FERC Sued over Petition Inactionby Ken Dey
Idaho Statesman, May 2, 2003
American Rivers and Idaho Rivers United filed suit Thursday against the Federal Energy Regulatory Commission alleging the agency has failed to adequately examine the impact of Idaho Power Co.'s Hells Canyon hydropower complex on Snake River salmon and steelhead.
Leaders of the two environmental groups said they filed the suit because FERC has never acted on a 1997 petition the groups filed with the agency. That petition asked FERC to ensure that the operation of the Hells Canyon dams complex was adequately protecting endangered salmon and steelhead.
“A lawsuit is always the last resort. Unfortunately, this suit is necessary to improve the health of the Snake River and protect salmon,” said Connie Kelleher of American Rivers. “FERC is ignoring its legal mandate to make sure that Idaho Power operates its Hells Canyon dams in a way that protects endangered species.”
The groups maintain that the Endangered Species Act requires federal agencies to carry out formal consultation with the National Oceanic & Atmospheric Administration (formerly known as the National Marine Fisheries Service) to ensure that their actions, such as issuing a hydropower dam license, do not jeopardize the continued existence of threatened or endangered species.
The groups said FERC never consulted with NOAA, which prompted them to petition FERC in 1997 to complete the consultation. The groups said they never received an answer to the petition and there has been no consultation.
The suit asks the the District of Columbia Court of Appeals to order FERC to acknowledge the petition and either act on it or deny it.
“For over five years FERC has allowed our petition to languish, while Snake River salmon continue to be harmed by the Hells Canyon dams,” Kelleher said. “FERC´s delay is inexcusable and irresponsible given its duties under the ESA.”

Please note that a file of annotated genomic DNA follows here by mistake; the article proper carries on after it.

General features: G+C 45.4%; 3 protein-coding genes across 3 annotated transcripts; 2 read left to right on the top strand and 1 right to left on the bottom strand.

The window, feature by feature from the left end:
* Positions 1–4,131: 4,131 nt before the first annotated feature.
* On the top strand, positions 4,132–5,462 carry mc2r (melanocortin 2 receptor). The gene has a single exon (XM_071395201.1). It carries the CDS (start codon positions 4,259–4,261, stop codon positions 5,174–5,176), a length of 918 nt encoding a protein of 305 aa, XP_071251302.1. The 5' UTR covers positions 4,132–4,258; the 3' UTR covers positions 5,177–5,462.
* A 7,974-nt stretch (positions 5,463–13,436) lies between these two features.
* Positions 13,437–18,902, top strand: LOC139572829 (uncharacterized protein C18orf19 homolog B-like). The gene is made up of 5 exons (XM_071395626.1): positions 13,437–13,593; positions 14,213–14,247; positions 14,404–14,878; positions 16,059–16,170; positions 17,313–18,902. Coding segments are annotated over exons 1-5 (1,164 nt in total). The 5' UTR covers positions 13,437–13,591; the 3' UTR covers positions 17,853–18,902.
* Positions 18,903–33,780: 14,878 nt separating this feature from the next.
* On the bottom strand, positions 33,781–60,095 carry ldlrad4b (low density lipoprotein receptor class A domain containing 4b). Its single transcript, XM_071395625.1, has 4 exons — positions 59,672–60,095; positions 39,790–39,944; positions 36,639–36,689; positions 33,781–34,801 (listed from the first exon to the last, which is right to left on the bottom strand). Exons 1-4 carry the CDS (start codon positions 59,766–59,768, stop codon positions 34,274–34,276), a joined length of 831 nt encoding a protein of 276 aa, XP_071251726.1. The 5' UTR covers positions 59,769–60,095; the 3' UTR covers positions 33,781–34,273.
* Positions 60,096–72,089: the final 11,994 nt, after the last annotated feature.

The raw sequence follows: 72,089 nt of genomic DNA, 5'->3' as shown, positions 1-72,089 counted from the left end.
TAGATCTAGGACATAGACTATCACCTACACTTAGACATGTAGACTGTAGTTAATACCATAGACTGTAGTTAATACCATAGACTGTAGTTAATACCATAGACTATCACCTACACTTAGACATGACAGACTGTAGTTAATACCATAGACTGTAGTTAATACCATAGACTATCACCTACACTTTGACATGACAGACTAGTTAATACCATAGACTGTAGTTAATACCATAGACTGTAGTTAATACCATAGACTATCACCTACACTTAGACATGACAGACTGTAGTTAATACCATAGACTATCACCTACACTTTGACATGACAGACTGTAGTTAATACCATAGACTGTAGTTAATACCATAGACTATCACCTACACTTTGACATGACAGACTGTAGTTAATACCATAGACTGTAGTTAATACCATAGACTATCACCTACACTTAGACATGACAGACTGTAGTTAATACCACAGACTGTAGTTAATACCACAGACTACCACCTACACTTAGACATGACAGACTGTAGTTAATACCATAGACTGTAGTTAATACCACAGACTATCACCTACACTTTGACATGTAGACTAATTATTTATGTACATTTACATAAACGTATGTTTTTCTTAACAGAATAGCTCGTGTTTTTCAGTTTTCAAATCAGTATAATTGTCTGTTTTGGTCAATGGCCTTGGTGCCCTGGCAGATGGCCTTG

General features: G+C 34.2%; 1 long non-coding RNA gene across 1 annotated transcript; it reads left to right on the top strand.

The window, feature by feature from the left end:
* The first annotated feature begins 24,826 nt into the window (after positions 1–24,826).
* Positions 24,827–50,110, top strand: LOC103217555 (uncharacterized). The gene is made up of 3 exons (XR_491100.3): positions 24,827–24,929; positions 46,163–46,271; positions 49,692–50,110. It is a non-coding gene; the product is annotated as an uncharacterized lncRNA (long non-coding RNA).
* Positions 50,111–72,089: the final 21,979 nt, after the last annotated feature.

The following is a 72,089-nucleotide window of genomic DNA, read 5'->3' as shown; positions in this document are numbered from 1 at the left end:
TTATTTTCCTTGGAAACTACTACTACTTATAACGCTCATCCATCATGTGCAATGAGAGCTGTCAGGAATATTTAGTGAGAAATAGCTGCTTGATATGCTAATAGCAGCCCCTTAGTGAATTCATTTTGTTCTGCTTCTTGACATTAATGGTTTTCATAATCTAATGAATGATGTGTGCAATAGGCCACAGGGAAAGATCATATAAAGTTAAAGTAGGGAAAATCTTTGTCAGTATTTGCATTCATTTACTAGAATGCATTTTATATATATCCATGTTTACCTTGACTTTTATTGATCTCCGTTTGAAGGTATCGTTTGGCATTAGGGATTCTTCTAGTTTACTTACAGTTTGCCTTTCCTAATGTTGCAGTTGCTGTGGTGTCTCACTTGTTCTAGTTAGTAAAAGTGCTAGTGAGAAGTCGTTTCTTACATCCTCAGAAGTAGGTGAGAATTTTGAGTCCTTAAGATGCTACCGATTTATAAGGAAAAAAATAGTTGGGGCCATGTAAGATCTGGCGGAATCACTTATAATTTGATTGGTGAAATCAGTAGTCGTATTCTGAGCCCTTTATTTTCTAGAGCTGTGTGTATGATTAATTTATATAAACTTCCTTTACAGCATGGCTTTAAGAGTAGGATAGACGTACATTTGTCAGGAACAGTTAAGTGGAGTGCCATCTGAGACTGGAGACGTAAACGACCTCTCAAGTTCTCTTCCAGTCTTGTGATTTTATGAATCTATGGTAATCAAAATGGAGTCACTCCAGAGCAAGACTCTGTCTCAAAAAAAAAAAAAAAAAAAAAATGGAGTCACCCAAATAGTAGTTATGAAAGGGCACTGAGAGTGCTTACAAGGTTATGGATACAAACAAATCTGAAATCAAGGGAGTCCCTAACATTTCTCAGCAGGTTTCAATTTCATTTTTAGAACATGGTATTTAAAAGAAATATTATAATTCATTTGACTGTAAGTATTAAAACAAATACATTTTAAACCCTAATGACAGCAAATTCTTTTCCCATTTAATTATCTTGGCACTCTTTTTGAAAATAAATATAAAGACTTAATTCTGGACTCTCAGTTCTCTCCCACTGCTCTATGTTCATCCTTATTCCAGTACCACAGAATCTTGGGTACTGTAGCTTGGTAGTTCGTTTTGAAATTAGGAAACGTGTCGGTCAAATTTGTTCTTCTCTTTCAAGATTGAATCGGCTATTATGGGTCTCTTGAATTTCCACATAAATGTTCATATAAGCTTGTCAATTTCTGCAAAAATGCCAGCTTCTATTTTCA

A FERC spokesperson said Thursday that the agency doesn't comment on ongoing lawsuits filed against the agency.
Idaho Power Co. is currently in the process of applying for a 30-year license from FERC to continue operating the three-dam Hells Canyon complex. The company's current license expires in 2005.
The groups say that FERC need not wait for a relicense to impose conditions on Idaho Power and require the company to implement changes at the dams that would benefit salmon.
“FERC has a very poor track record of issuing timely licenses, so by the time it issues a new license for Hells Canyon, it may be too late,” said Sara Denniston Eddie of Idaho Rivers United. “Endangered salmon don't have the luxury of time.”
The groups contend that the Hells Canyon complex is the “ultimate barrier” for migrating salmon and steelhead in the Snake River basin since it blocks fish from hundreds of miles of their historic habitat. The groups also say the dams harm fish downstream by degrading water quality, interfering with fish migration and spawning by altering natural river flows and blocking the downstream movement of sediment, causing beach erosion and damage to fish habitat.
Idaho Power officials denied the charges. “To be frank the charges are inaccurate,” company spokesman Dennis Lopez said Thursday. “We have the science that would say otherwise.”
He said the project-related environmental issues are addressed in the company's 27,000-page draft relicensing application the company filed with FERC in the fall.
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